The existing convention center is a four-story, three-city-block monolith covering 881,000 square feet at 500 E. Cesar Chavez St. The oldest parts of the center date back to initial construction in 1992, while the newest parts were constructed through expansion in 2002.
The push for a larger convention center dates back to at least 2014 and has been led by the city’s hoteliers, a group that has made sizable complaints over the years.
“This is a huge vote; we’ve been pushing for an expansion of the convention center for five years,” said Justin Bragiel, general counsel for the Texas Hotel and Lodging Association. “We’ve missed out on a lot of business that can’t come to Austin because the convention center isn’t large enough.”
Between 2015-17, the convention center attracted annual averages of just over 500,000 attendees and about 285,000 hotel overnight stays, according to a recent comprehensive analysis by the University of Texas. The report showed the center lost about $18.7 million per year—something city officials say is normal—but regularly brings tens of millions of dollars per year into the local economy. An expansion could bring an annual stimulus of over $100 million, according to the report.
Through its unanimous support May 23, City Council wants to focus on the most dramatic expansion scenario proposed by the UT report—an estimated $1.3 billion project that would expand the center west across Trinity Street and subsequently replace the existing building with a more condensed structure. City Council committed that tourists, not taxpayers, would foot the bill through taxes on stays at hotels; however, the proposal has sparked opposition.
The ‘Downtown Puzzle’
City Council’s support of the expansion tied itself to a host of downtown Austin initiatives the mayor dubbed Austin’s “Downtown Puzzle” in 2016.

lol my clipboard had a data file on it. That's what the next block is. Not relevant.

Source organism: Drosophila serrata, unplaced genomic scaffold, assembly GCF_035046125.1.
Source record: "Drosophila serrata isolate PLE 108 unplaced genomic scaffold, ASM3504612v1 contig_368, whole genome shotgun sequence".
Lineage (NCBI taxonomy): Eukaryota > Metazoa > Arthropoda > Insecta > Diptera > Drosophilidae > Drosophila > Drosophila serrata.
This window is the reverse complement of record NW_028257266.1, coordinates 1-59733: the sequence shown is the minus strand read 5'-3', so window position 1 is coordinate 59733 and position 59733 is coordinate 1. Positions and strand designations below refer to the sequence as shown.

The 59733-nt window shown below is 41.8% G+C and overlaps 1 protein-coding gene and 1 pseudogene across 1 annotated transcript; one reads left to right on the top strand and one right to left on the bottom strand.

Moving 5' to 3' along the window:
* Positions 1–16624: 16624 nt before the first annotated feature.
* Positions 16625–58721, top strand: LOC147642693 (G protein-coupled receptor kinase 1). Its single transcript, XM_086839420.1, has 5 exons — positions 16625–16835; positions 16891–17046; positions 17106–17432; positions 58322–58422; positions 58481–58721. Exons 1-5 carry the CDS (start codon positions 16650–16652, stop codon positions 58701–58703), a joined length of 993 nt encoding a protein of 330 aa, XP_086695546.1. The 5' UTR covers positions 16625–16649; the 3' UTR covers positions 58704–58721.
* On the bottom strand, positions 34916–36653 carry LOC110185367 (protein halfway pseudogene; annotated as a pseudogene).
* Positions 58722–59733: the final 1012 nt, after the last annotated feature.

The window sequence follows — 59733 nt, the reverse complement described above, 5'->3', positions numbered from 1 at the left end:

The program most dependent on the expansion relate to homelessness. In exchange for expansion, hoteliers have agreed to self-impose up to a 2% added tax on guests, creating a $4 million-$8 million cash flow committed to fighting homelessness, the city’s top priority.
Council’s May 23 resolution also calls for the preservation of the Palm School—a nearby old elementary school that served the formerly Mexican-American neighborhood until its closure in 1976. The school, owned by Travis County, has been identified as historically significant.
However, Austin Mayor Steve Adler said the deal is far from inked.
“It’s taken a long time to get all these pieces moving in the same direction,” Adler said. “But up until the money is approved, nothing is guaranteed.”
Another petition battle
Although the vote from council was unanimous, the proposal has already drawn opponents.
Unconventional Austin, a political action committee formed days after council’s vote, has begun circulating a petition that aims to require a referendum for any expansion costing over $20 million and overhaul the city’s hotel occupancy tax revenue structure.
The PAC is led by Austin Creative Alliance CEO John Riedie, who is also a member of the city’s tourism commission. John Kunz, owner of Waterloo Records, has also signed onto the petition.